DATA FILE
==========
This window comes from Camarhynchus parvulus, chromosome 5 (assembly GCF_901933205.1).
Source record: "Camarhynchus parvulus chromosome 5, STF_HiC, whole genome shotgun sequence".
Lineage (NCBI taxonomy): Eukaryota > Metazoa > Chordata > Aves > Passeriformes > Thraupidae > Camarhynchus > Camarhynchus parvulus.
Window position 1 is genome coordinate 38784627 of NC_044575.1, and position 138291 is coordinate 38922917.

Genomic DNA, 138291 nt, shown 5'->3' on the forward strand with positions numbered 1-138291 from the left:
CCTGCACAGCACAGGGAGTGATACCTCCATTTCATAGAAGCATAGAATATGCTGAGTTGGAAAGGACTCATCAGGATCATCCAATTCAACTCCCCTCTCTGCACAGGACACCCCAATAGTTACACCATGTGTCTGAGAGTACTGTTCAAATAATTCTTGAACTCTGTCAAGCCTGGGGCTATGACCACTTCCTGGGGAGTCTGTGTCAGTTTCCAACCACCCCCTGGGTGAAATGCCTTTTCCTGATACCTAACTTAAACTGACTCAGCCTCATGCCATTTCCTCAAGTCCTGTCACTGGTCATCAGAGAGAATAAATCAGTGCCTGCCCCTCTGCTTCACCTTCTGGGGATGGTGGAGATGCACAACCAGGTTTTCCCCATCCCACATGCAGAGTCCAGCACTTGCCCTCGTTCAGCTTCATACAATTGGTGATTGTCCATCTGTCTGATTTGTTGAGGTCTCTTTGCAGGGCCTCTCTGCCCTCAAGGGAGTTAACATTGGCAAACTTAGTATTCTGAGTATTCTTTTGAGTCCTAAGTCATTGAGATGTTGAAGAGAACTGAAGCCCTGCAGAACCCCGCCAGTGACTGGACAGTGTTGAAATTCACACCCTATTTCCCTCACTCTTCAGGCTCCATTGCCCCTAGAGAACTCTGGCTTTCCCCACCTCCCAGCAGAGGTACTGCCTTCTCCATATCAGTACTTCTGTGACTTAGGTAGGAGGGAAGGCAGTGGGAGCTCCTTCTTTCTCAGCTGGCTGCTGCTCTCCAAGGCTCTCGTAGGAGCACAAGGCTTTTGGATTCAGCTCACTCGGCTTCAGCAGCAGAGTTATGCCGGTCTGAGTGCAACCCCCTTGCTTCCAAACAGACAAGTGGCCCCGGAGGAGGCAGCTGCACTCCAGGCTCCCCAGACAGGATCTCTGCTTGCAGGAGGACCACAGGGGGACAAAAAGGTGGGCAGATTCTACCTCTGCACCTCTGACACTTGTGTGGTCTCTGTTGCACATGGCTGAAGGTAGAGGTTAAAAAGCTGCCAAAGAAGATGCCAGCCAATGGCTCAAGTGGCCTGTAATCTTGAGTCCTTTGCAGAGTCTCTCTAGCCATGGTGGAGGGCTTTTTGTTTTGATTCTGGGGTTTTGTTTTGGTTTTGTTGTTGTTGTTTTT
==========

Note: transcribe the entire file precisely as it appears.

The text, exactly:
This window comes from Camarhynchus parvulus, chromosome 5 (assembly GCF_901933205.1).
Source record: "Camarhynchus parvulus chromosome 5, STF_HiC, whole genome shotgun sequence".
Lineage (NCBI taxonomy): Eukaryota > Metazoa > Chordata > Aves > Passeriformes > Thraupidae > Camarhynchus > Camarhynchus parvulus.
Window position 1 is genome coordinate 38784627 of NC_044575.1, and position 138291 is coordinate 38922917.

Genomic DNA, 138291 nt, shown 5'->3' on the forward strand with positions numbered 1-138291 from the left:
CCTGCACAGCACAGGGAGTGATACCTCCATTTCATAGAAGCATAGAATATGCTGAGTTGGAAAGGACTCATCAGGATCATCCAATTCAACTCCCCTCTCTGCACAGGACACCCCAATAGTTACACCATGTGTCTGAGAGTACTGTTCAAATAATTCTTGAACTCTGTCAAGCCTGGGGCTATGACCACTTCCTGGGGAGTCTGTGTCAGTTTCCAACCACCCCCTGGGTGAAATGCCTTTTCCTGATACCTAACTTAAACTGACTCAGCCTCATGCCATTTCCTCAAGTCCTGTCACTGGTCATCAGAGAGAATAAATCAGTGCCTGCCCCTCTGCTTCACCTTCTGGGGATGGTGGAGATGCACAACCAGGTTTTCCCCATCCCACATGCAGAGTCCAGCACTTGCCCTCGTTCAGCTTCATACAATTGGTGATTGTCCATCTGTCTGATTTGTTGAGGTCTCTTTGCAGGGCCTCTCTGCCCTCAAGGGAGTTAACATTGGCAAACTTAGTATTCTGAGTATTCTTTTGAGTCCTAAGTCATTGAGATGTTGAAGAGAACTGAAGCCCTGCAGAACCCCGCCAGTGACTGGACAGTGTTGAAATTCACACCCTATTTCCCTCACTCTTCAGGCTCCATTGCCCCTAGAGAACTCTGGCTTTCCCCACCTCCCAGCAGAGGTACTGCCTTCTCCATATCAGTACTTCTGTGACTTAGGTAGGAGGGAAGGCAGTGGGAGCTCCTTCTTTCTCAGCTGGCTGCTGCTCTCCAAGGCTCTCGTAGGAGCACAAGGCTTTTGGATTCAGCTCACTCGGCTTCAGCAGCAGAGTTATGCCGGTCTGAGTGCAACCCCCTTGCTTCCAAACAGACAAGTGGCCCCGGAGGAGGCAGCTGCACTCCAGGCTCCCCAGACAGGATCTCTGCTTGCAGGAGGACCACAGGGGGACAAAAAGGTGGGCAGATTCTACCTCTGCACCTCTGACACTTGTGTGGTCTCTGTTGCACATGGCTGAAGGTAGAGGTTAAAAAGCTGCCAAAGAAGATGCCAGCCAATGGCTCAAGTGGCCTGTAATCTTGAGTCCTTTGCAGAGTCTCTCTAGCCATGGTGGAGGGCTTTTTGTTTTGATTCTGGGGTTTTGTTTTGGTTTTGTTGTTGTTGTTTTT